“We collaborate [with producer Alyen Suarez of NuSoBel] on finding upcoming designers and artists, fashion photographers. We bring them into the museum and have them be inspired by the art of our permanent collection and have them go back to the drawing board and create what they are inspired by,” says Audrie Ranon, MFA’s Director of Guest Relations, Retail Operations and Museum Events. The artists created the works in the six weeks since their initial tours and were permitted to submit up to three pieces each.

Though the eclectic event kicks off with a somewhat unrelated and unusual fashion show of “recycled or really creative artsy things,” live entertainment, bar and food in the Conservatory, the real show happens in the gallery and later in the Marly Room. 

Of the select group of 15 artists, roughly half are designers, including a shoe designer. The others, a mix of painters and photographers. The designers’ and photographers’ models are positioned near the corresponding pieces of inspiration throughout the museum as is the artwork and photography. The evening culminates in a procession of the models and works to the Marley room where each artist presents their pieces, discusses their story, why they were inspired and how they got started.

“The event combines fashion, that excitement of seeing and meeting the new artists and designers, being in the galleries and hearing their stories,” says Ranon. “It’s very moving to hear them speak.”

Entrance to Three Magical Worlds Collide is open to all with just the discounted Thursday evening's museum admission fee ($5 after 5).

FIVE by FIVE celebrates every dimension of the arts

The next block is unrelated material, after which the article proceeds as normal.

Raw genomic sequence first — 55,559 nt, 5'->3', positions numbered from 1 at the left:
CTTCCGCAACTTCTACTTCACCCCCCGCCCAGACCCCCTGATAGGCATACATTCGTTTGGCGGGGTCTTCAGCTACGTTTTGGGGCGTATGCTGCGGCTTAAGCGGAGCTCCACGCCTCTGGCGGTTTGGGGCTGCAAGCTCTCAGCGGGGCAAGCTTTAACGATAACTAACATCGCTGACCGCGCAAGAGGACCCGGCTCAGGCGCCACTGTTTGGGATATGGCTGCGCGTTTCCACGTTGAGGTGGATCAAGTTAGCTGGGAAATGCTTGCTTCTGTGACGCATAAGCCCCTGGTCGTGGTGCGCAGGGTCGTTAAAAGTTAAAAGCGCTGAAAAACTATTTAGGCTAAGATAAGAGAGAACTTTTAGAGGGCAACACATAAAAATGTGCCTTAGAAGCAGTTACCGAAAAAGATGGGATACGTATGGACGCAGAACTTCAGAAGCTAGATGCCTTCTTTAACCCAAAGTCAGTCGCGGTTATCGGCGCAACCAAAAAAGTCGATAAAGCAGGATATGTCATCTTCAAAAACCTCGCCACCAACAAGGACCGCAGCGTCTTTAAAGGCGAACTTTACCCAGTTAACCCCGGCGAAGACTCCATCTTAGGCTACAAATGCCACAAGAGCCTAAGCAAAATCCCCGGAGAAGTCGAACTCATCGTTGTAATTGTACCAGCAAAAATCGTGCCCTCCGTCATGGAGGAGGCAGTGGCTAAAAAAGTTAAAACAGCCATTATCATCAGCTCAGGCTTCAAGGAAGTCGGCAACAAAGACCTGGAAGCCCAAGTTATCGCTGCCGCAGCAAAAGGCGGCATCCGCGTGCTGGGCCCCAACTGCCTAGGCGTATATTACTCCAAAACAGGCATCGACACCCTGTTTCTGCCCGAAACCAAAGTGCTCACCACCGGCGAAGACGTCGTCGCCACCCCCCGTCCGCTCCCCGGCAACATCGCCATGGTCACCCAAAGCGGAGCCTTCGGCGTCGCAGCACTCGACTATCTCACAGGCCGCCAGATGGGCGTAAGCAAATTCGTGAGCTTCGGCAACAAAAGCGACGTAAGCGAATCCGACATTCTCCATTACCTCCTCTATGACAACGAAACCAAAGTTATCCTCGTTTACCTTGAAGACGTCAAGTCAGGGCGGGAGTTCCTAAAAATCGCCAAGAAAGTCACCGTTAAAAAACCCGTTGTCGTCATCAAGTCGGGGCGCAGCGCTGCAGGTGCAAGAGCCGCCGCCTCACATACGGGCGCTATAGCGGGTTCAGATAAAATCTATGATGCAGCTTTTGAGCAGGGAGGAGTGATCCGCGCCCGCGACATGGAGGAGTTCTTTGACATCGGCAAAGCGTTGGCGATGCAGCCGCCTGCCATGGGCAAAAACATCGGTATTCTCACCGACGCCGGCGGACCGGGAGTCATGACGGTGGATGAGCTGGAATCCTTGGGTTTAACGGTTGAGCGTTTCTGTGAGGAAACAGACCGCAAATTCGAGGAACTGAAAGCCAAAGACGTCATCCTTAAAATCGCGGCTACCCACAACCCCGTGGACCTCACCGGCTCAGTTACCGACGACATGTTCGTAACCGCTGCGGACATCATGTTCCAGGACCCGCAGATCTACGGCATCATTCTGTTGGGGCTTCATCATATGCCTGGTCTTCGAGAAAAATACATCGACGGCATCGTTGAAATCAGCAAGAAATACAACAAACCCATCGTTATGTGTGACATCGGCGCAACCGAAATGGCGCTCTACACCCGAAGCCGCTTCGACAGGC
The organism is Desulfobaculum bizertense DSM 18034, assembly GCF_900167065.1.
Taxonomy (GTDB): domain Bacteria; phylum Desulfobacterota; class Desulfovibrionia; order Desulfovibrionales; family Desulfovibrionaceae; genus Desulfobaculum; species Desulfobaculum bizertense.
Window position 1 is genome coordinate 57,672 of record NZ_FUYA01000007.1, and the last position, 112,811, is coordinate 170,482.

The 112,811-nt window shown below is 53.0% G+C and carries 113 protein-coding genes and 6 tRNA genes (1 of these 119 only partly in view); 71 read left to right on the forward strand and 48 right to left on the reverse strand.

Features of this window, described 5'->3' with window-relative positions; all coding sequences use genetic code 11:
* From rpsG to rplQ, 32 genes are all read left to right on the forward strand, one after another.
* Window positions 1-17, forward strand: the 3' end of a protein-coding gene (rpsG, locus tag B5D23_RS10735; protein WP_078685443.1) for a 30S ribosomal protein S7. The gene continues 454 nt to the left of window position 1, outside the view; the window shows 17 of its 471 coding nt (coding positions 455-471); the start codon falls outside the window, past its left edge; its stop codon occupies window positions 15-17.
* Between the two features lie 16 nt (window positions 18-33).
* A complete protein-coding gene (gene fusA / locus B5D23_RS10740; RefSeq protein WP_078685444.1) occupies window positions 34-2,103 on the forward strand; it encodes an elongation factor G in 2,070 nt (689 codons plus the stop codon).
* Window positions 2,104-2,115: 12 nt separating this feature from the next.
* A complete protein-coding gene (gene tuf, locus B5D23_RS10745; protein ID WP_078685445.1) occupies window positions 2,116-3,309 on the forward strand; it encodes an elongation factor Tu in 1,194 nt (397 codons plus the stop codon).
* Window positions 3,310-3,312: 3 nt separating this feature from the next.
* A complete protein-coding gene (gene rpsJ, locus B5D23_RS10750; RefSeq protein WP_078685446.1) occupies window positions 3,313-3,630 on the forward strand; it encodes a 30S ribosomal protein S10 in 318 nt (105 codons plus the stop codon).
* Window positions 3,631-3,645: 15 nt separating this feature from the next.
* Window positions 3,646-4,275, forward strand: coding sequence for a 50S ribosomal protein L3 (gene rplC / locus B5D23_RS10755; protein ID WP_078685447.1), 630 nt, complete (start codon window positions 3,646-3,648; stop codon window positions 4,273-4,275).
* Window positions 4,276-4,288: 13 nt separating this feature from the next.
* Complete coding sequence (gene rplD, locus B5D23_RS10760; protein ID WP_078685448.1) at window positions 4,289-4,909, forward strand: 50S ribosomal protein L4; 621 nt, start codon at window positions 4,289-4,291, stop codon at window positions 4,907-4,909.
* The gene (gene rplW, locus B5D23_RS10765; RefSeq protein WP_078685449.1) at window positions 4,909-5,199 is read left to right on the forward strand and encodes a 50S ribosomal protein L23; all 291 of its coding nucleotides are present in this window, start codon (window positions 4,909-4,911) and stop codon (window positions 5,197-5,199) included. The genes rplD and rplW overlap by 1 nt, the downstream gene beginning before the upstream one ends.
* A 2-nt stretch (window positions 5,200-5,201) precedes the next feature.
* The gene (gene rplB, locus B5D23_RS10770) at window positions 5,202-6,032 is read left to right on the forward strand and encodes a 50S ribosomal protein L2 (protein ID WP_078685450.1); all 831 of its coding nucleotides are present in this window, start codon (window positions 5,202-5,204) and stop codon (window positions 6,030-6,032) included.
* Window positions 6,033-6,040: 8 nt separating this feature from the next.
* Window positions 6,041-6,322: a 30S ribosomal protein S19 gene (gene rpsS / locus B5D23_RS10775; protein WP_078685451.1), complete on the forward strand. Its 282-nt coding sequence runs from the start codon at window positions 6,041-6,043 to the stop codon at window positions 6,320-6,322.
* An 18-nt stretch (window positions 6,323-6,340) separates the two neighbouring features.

'Tis the season for arts-lovers and collectors to find reasonably priced original artwork! The Arts Council of Hillsborough County is hosting its third annual FIVE by FIVE event, Friday, Oct. 17th, at 8 p.m., where the flash exhibit of nearly 700 original pieces of pieces of 5-inch by 5-inch art will be available for sale for $25 each.

“If you love art or are an arts supporter, this is an environment where you are immersed in it,” says Terri Simons, the Arts Council’s Director of Program Services and organizer of the event.  “Artists of all disciplines - visual, performing, literary artists; friends and supporters can come together and be part of one community.” 

The exhibit encourages guests to experience art intuitively, not based on the fame or reputation of a given artist or the criteria of a curator. While there are many award-winning professional artists who have contributed pieces to the exhibit, they are mixed democratically with emerging and new artists and all are exhibited without attribution. The artists’ signatures are on the back.  

“Because the art is displayed anonymously, people learn to appreciate the beauty of a particular piece,” notes Simons. 

The artwork, submitted by artists from the Tampa Bay area and around the nation and world, is highly varied with a spectrum of media from painting, etching and sculpture to glass, metal, fabric and even jewelry. 

The FIVE by FIVE theme is thread throughout the event, which will take over the first floor of the Tampa Museum of Art, and includes about 40 five- to 10-minute live performances of music, dance, theatre and spoken word in a pop-up club in the lecture hall. The constant flow also mixes in some more recognized performance artists such as Kuumba Dancers and Drummers, Soho Indigo,The Lint Rollers and Stageworks Theatre.

The event, which grew to 900 guests last year, benefits the Arts Council’s individual artist grants program.  The $13,000 raised by last year’s FIVE by FIVE contributed to eleven individual artists grants, which are also in part funded by the Hillsborough County Commission and Florida Division of Cultural Affairs.